Right after the bell rang Wednesday morning, Idaho Falls High School Principal Steve Holtom picked up his telephone to broadcast the day' s announcements. From his office, he reminded students to pay fees and fines before they left for the summer and to clean out their lockers. Then, after a brief pause, Holtom bid them farewell. Make the best of every day, he said, and most of all, good luck. It was another last for him. On Tuesday, he herded about 350 seniors through his last graduation practice. Later that night, he gave his final commencement speech to teary-eyed parents and students. Soon he' d be walking up Seventh Street, across Tiger Avenue by Ravsten Stadium - his morning route to work - for the last time. After 37 years in education, 22 of those as IFHS' s principal, Holtom is retiring. "It' s been a nostalgic week," he said. "When I look back on it, it' s all gone so fast." Holtom, 61, first considered a career in education during his junior year at Bonneville High School. Raised near Iona, Holtom had plowed enough fields, harvested enough wheat and strung enough fence to know that was not a life he wanted forever. In 1956, he went to Brigham Young University in Provo, Utah, to study education. Six years later - he spent two years in South Africa as a Mormon missionary - Holtom returned to eastern Idaho to teach driver' s education in the Idaho Falls School District. He then taught social studies at Clair E. Gale Junior High School for a year before taking time off to complete his master' s degree. He returned to the old Central School and was promoted to assistant principal and then principal. It was at Central that Holtom went through one of his most trying and memorable times. The school, where the Aquatic Center stands now, burned to the ground in the middle of a school day in 1973. When fire was spotted in the back of the school, teachers grabbed their roll books and everyone evacuated the building, he recalled. Holtom and a few others went back in to gather student records while teachers accounted for all 800 students. "I remember we were moving something out of the office and one of the teachers told me to be careful or we' d chip the paint on the door," he said. "All I could think is there wouldn' t be a door left pretty soon." From across the street, students and teachers watched their school burn to rubble and cinders. Holtom has two framed pictures of the fire in his office along with four of the school' s burned bricks. He' s used them over the years to remind teachers and students why the school must plan for disasters like fires. "No one thinks it can happen, but it can," he said. Holtom has also dealt with pranksters stringing dead cats from the school' s marquee as an Emotion Bowl prank (IFHS' s mascot is a tiger), and has watched angry people storm Clair E. Gale Junior High School looking for a student who beat up some O.E. Bell students. In that case, Holtom and another principal locked the student in the main office and called the police while an O.E. Bell mom kicked a hole in the door. "They were arrested for disorderly conduct and we ended up testifying in court against them," he said. Holtom is well-known in the Idaho Falls School District for his even-keeled, fair temperament and steady handling of bad situations. For that reason and others, several young principals have trained under Holtom, including Skyline Principal George Boland, Edgemont Principal Cody Claver and Randy Hurley, IFHS' s new principal. "He' s provided a lot of stability to the district during times of turmoil," said John Murdoch, assistant superintendent. Mary Noble, who' s taught journalism at IFHS for 20 years, attests to Holtom' s fairness. During her years as the Tiger Times' advisor, Holtom has backed her up on more than one occasion and has never told her students what they cannot print. Holtom is one of the longest serving principals in the district, and has also served the longest tenure at one school. Holtom is the third principal the nearly 50-year-old IFHS has had. Glenn Manion, Holtom' s predecessor, also served 22 years there. Holtom' s last day isn' t until the end of June - he still has to sort through 37 years of paperwork and files. But in many ways, this week was the end for Holtom. This was the last week he patrolled the halls making sure students attended class. It was the last time he played the national anthem over the intercom, which he' s done every Monday since he became principal. He' s played a different artist each week, ranging from Jimi Hendrix to the Army Band. On Wednesday, students and staff stopped by to wish him luck. He signed yearbooks and conducted interviews with the media. When the final bell rang, Holtom stepped into the hall to make sure nothing happened the last day of school. "I just need to make sure the building is clear and they leave the building intact," he said while confiscating a piece of metal a student had taken from a broken desk.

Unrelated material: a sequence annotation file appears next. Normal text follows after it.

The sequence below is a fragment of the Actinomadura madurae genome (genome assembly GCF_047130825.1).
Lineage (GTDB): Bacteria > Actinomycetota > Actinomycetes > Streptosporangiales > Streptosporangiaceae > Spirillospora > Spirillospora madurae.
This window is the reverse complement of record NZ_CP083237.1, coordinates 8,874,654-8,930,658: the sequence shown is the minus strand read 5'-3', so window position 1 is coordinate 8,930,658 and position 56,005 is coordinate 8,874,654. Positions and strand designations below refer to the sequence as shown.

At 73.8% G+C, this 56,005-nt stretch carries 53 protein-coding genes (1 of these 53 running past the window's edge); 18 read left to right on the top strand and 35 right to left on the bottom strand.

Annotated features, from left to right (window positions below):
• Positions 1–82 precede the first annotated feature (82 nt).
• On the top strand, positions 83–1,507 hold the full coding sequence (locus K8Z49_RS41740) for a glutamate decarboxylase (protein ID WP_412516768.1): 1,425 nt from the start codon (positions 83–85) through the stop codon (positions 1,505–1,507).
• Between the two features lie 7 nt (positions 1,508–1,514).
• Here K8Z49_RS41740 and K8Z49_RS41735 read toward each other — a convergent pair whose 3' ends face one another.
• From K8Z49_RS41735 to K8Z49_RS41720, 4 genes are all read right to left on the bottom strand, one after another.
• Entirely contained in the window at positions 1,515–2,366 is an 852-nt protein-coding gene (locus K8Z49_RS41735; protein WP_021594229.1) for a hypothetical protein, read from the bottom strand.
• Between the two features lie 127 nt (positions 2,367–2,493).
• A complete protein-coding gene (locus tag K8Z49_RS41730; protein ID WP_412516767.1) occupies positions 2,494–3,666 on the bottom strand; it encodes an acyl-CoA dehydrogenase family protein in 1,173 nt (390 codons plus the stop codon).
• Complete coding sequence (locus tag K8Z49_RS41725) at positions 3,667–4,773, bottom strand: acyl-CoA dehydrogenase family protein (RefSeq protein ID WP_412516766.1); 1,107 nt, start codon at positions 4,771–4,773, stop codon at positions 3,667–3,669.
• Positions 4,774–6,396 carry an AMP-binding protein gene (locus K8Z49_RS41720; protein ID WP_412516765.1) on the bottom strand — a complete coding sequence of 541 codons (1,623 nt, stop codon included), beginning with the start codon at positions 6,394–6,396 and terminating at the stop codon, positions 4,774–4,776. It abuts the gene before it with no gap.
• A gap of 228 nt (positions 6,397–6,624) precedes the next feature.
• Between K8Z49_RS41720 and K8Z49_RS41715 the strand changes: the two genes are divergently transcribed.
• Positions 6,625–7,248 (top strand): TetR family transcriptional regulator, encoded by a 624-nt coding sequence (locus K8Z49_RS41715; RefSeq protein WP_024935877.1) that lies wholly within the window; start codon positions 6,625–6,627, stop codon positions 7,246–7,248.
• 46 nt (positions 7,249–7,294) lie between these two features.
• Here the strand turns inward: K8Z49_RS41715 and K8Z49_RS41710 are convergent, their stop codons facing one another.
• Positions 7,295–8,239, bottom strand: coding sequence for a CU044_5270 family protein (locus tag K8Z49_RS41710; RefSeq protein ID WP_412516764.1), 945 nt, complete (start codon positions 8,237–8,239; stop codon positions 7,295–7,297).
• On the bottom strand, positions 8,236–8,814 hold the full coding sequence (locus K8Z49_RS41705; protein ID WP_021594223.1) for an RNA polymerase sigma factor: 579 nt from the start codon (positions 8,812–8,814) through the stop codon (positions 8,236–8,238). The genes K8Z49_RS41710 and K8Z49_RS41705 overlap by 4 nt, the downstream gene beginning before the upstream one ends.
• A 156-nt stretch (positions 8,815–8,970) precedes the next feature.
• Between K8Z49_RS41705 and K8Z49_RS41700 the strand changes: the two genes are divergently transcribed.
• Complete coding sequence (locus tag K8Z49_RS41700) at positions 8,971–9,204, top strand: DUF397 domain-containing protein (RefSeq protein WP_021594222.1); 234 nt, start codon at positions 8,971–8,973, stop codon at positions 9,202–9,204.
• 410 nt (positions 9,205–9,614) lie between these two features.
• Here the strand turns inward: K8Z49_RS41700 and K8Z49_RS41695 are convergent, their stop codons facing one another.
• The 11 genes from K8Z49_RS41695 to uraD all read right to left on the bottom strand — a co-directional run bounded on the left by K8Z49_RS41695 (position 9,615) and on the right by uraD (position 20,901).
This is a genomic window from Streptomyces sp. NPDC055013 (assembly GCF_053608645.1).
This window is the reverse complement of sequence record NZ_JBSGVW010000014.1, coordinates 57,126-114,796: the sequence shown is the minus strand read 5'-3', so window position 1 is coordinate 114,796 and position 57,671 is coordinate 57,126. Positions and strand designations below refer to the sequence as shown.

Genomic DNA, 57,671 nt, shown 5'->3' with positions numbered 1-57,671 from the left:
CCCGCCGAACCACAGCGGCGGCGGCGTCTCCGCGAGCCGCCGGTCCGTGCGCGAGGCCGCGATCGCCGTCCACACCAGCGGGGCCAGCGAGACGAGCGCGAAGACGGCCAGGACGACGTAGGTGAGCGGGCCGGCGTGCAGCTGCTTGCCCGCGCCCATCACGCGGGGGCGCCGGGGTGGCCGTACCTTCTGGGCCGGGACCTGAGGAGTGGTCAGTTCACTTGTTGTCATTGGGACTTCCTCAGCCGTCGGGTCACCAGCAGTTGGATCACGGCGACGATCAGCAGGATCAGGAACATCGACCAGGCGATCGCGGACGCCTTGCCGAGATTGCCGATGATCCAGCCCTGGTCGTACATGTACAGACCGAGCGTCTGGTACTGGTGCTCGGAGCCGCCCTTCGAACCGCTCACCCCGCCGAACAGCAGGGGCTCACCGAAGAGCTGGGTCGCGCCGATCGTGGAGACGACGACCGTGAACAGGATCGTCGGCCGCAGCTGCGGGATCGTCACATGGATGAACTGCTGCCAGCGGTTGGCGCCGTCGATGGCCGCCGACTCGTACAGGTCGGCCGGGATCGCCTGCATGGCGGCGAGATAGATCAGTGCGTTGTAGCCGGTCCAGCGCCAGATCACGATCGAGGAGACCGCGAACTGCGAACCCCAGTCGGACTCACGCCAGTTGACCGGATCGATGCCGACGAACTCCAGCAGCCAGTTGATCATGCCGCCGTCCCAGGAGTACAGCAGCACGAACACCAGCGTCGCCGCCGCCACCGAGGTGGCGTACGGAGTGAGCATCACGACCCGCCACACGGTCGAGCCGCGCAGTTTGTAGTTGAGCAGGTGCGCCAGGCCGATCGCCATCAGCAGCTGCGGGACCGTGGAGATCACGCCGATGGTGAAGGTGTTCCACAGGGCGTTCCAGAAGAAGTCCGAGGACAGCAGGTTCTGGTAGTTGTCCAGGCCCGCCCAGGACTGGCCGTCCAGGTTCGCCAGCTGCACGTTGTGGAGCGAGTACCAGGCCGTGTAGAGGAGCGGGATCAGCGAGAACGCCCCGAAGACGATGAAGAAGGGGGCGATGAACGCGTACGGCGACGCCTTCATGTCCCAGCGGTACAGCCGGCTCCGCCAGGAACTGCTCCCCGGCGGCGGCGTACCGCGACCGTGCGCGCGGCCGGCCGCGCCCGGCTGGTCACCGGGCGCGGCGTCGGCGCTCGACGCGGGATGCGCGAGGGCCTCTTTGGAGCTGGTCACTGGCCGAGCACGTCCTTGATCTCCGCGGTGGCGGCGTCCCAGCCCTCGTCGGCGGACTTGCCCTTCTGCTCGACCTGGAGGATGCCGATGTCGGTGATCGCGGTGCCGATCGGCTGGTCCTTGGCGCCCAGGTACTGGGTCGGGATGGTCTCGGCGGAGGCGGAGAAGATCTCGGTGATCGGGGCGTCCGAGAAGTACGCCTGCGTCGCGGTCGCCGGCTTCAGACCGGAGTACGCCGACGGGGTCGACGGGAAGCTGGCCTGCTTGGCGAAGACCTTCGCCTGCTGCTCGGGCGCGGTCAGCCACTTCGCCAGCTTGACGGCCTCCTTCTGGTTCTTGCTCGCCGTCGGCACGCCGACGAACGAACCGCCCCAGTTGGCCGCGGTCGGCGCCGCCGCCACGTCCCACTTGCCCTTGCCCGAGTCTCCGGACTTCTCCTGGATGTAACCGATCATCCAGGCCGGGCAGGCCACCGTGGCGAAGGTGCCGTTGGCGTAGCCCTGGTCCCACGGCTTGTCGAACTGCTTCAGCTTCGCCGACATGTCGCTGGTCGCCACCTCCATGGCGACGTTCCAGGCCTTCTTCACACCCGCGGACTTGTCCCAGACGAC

Bessie Storer Holtom, 94, longtime resident of Iona and Idaho Falls, died April 20, 2001, at Eastern Idaho Regional Medical Center. She was born Nov. 9, 1906, at Milo, Idaho, to Frederick John Storer and Sarah Jane Cleverley Storer. She grew up and attended schools in Milo and also attended Ricks Academy. She was a lifelong resident of Bonneville County, having lived 21 years in Milo, 17 years in Idaho Falls, and 56 years in Iona. She married Jesse Everett Holtom on June 29, 1927, in the Salt Lake City LDS Temple. They made their home in Iona where she was a homemaker and mother. She also worked as a retail clerk and as a produce line worker. Her husband passed away Feb. 13, 1974. As an active member of The Church of Jesus Christ of Latter-day Saints, she served as an MIA teacher, Relief Society President, temple worker, and visiting teacher. She was a member of the Daughters of the Utah Pioneers and the Teamsters Union. She enjoyed gardening, quilting, and crocheting. Survivors include three sons, Gary S. (JoAnn) Holtom of Apache Junction, Ariz., Steve E. (Jan) Holtom of Idaho Falls, and Dave J. (Anne) Holtom of Orlando, Flo.; one brother, Walter Storer of Idaho Falls; one sister, LaVeta Bacon of Idaho Falls; 17 grandchildren; and 38 great-grandchildren. She was preceded in death by her husband; five brothers, Arthur, Willard, Dell, Lorus, and Lawrence; and a sister, Myrtle Brown. Funeral services will be Wednesday at 11 a.m. at the Iona LDS 5th Ward, Iona Road & Ririe Highway, with Bishop Michael Long officiating. The family will meet with friends Tuesday from 7 p.m. until 8:30 p.m. at Wood Funeral Home, 273 N. Ridge Ave., in Idaho Falls, and Wednesday one hour before services at the church. Burial will be in Fielding Memorial Park.
Mike Packer was a naturally gifted racer. It didn’t matter if it was onboard a Suzuki Street Bike, a rear-engined Dragster or the Packer-family’s latest colorful `48 Fiat Topolino roadster. A second-generation competitor, he was always under the watchful eye of his Dad Scott, an amazingly talented rider in his own right.
He was a former event champion at Firebird and one of the fastest to ever ride a Street Bike down the Firebird quarter-mile. In 2005, Mike rode his 2002 Suzuki 1300 cc bike to the top spot on the 100 mph club with a booming 153.81 ride, which outdistanced all 55 riders that season. One year earlier it was Mike that just edged out his Dad with a 160.88 mph blast. Scott finished second overall that year just a mile per hour and a half behind his son at 158.59. He was also successful behind the wheel of a colorful rear-engined Dragster. He was quick learner in Super Pro and it didn’t take long before Mike reached the Winner’s Circle. Among a variety of race wins, he was a former Super Pro victor at the Octoberfast Best of Detroit races at Firebird in the Fall of 2001.Mike’s last victory at Firebird came during our biggest race of the season. He was the champion on Saturday night, August 11, 2007, aboard his Hayabusa motorcycle, at the Pepsi Nightfire Nationals.